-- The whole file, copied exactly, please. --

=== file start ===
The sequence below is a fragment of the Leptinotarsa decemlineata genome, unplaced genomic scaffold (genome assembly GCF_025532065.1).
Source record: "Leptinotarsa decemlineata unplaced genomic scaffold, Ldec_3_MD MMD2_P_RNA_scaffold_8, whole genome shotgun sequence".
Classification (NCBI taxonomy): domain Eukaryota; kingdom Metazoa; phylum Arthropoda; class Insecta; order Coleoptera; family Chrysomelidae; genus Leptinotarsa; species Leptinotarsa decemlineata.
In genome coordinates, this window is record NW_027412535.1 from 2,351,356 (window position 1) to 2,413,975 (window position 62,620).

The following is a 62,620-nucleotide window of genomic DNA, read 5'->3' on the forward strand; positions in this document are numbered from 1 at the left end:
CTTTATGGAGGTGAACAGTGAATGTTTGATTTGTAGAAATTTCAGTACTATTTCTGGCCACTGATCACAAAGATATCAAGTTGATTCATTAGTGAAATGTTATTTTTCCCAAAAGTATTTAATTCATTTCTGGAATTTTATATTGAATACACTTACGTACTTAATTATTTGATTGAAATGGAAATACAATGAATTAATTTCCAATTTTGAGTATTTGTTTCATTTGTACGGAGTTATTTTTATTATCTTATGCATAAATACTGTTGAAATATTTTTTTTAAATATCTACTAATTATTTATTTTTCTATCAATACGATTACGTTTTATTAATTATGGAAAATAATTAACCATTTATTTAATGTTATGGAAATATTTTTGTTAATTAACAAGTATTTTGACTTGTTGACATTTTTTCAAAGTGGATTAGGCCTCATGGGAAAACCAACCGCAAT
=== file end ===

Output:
The sequence below is a fragment of the Leptinotarsa decemlineata genome, unplaced genomic scaffold (genome assembly GCF_025532065.1).
Source record: "Leptinotarsa decemlineata unplaced genomic scaffold, Ldec_3_MD MMD2_P_RNA_scaffold_8, whole genome shotgun sequence".
Classification (NCBI taxonomy): domain Eukaryota; kingdom Metazoa; phylum Arthropoda; class Insecta; order Coleoptera; family Chrysomelidae; genus Leptinotarsa; species Leptinotarsa decemlineata.
In genome coordinates, this window is record NW_027412535.1 from 2,351,356 (window position 1) to 2,413,975 (window position 62,620).

The following is a 62,620-nucleotide window of genomic DNA, read 5'->3' on the forward strand; positions in this document are numbered from 1 at the left end:
CTTTATGGAGGTGAACAGTGAATGTTTGATTTGTAGAAATTTCAGTACTATTTCTGGCCACTGATCACAAAGATATCAAGTTGATTCATTAGTGAAATGTTATTTTTCCCAAAAGTATTTAATTCATTTCTGGAATTTTATATTGAATACACTTACGTACTTAATTATTTGATTGAAATGGAAATACAATGAATTAATTTCCAATTTTGAGTATTTGTTTCATTTGTACGGAGTTATTTTTATTATCTTATGCATAAATACTGTTGAAATATTTTTTTTAAATATCTACTAATTATTTATTTTTCTATCAATACGATTACGTTTTATTAATTATGGAAAATAATTAACCATTTATTTAATGTTATGGAAATATTTTTGTTAATTAACAAGTATTTTGACTTGTTGACATTTTTTCAAAGTGGATTAGGCCTCATGGGAAAACCAACCGCAAT